Lindsey Gallagher (they/them) is a non-binary nonfiction writer from Shelter Island, New York. They are currently pursuing their MFA at Northern Arizona University. They serve as the Editor-in-Chief of Thin Air Magazine and teach English Composition. Their work can be found in The Oval and The Palhouse Review. Outside of writing, they enjoy running and outdoor adventures of many sorts.
Animal Agriculture & the Climate Crisis
I’m sure you’ve heard about the impacts of animal agriculture on our environment and how it plays into the climate crisis somewhere. Maybe from a friend, maybe you’ve done research, maybe a vegan has told you. It doesn’t matter where you’ve heard it or if you’ve even heard about it before. What’s more important is to know the truth about the impacts of animal agriculture so you can make an educated choice about how you personally want to respond. I’m certainly not saying you have to go plant-based. Making that choice is up to you. I believe the impact of going plant-based has the most potential for change when it is truly a choice, a conscious decision, one makes. So, I’m here to help you see the big picture, to give you the facts, to show you what is behind a burger.
What is animal agriculture?
First, let’s talk about animal agriculture (or the livestock sector of agriculture). Agriculture is simply the growth and production of food products. A significant part of agriculture is animal agriculture, or animal farming, which is “the breeding, raising and slaughter of animals for products intended for human use, as well as the growing of crops used to feed farmed animals” (Sentient Media). In fact, over 92 million animals, including cattle, pigs, sheep, goats, turkeys, chickens, etc. cycle through this system to be used for food across the world each year. These animals are processed through the system in many ways:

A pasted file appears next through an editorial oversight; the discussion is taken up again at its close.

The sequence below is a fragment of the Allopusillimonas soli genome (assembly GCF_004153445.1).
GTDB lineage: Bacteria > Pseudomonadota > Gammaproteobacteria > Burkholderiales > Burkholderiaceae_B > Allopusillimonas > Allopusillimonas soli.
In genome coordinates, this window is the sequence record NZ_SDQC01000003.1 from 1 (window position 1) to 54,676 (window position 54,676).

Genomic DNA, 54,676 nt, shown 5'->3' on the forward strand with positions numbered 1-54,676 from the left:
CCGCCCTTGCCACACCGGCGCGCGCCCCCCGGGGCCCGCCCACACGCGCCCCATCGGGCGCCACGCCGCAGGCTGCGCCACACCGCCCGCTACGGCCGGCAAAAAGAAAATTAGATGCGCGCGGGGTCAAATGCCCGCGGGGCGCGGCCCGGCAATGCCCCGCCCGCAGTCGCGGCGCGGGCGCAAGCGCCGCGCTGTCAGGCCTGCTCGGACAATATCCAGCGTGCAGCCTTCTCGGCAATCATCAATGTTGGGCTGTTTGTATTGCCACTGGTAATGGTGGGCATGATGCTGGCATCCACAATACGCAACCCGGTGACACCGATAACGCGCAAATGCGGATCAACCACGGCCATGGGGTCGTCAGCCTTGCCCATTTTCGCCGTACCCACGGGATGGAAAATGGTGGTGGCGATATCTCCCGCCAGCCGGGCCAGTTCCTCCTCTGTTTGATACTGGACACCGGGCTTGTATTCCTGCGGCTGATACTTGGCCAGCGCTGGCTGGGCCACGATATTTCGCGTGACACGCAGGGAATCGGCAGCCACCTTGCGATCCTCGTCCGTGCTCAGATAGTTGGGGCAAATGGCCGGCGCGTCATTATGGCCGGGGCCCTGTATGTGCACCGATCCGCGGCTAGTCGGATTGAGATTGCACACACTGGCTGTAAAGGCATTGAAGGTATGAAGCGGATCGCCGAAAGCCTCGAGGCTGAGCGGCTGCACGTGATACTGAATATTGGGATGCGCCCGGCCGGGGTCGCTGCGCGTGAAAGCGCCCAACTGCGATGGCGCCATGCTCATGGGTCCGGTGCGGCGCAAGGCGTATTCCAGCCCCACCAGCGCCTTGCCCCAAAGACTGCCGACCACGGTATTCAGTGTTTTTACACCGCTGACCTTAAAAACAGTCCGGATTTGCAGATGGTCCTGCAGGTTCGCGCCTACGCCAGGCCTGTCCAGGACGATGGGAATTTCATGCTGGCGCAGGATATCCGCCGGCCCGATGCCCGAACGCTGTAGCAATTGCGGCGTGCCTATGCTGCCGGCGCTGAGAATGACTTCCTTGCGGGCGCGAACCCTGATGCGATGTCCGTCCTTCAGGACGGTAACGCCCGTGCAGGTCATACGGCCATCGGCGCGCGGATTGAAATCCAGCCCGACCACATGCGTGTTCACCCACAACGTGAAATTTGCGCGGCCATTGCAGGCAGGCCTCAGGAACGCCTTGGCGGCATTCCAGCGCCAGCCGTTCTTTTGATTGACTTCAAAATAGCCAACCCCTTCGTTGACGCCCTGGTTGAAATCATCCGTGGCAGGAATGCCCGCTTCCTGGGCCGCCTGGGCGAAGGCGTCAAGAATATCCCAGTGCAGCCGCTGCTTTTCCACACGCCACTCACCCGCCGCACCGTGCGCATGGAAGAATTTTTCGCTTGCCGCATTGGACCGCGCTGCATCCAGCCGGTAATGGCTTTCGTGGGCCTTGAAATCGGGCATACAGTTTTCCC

- Animal Feeding Operations (AFOs): As defined by the EPA, AFOs are “where animals are kept and raised in confined situations” and when the “animals have been, are, or will be stabled or confined and fed or maintained for a total of 45 days or more in any 12-month period.”
- Concentrated Animal Feeding Operations (CAFOs): Sometimes called “factory farms,” CAFOs are simply larger AFOs. They are categorized, from small to large, by how many animals are confined. According to the EPA, a larger CAFO, for example, has over 1,000 cattle or over 125,000 chickens (excluding laying hens). A small one, on the other hand, has less than 300 cattle and less than 37,500 chickens (excluding laying hens).
Animal agriculture makes up a significant portion of the agriculture sector. Based on the 2017 Census of Agriculture, the most recent one, that year the United States had 2,042,220 farms (a farm is where at least $1,000 of agricultural products are made and sold). With 900.2 million acres of land, these farms covered 40% of the nation’s land. In terms of the farming specialization, cattle and dairy farms alone made up 44% of the nation’s farmland and 34% of the nation’s 2+ million farms. If you combine all farms that produce animal products (cattle and dairy farms, hog and pig farms, poultry and egg farms, and sheep and goat farms) they make up 54% of the nation’s farmland and 53% of farms. As you will soon see, the proportion of land used for animal agriculture in the U.S. isn’t quite as large as global proportions. However, animal agriculture still uses half of U.S. farmland and makes up half of the nation’s farms.
If you are interested in reading the full 820 page census report, go here.
Moving to the global scale, livestock makes up 40% of the agricultural output in developed countries, 20% in developing ones. Despite this, livestock uses a disproportionate amount of habitable land on Earth. As you can see in the graphic below, 46% of the habitable land consists of agriculture most broadly. But 77% of the land for agriculture is used for livestock (grazing and land used for animal food production). Only 23% is left for crops that are for human consumption. Despite the incredible amount of land used for livestock, only 18% of global calories come from livestock; 82% comes from plant-based food. And though meat is touted for its protein content, only 37% of the world’s protein comes from meat and dairy. The majority of our protein, 63%, comes from plant-based food. Yes, plant-based food has protein.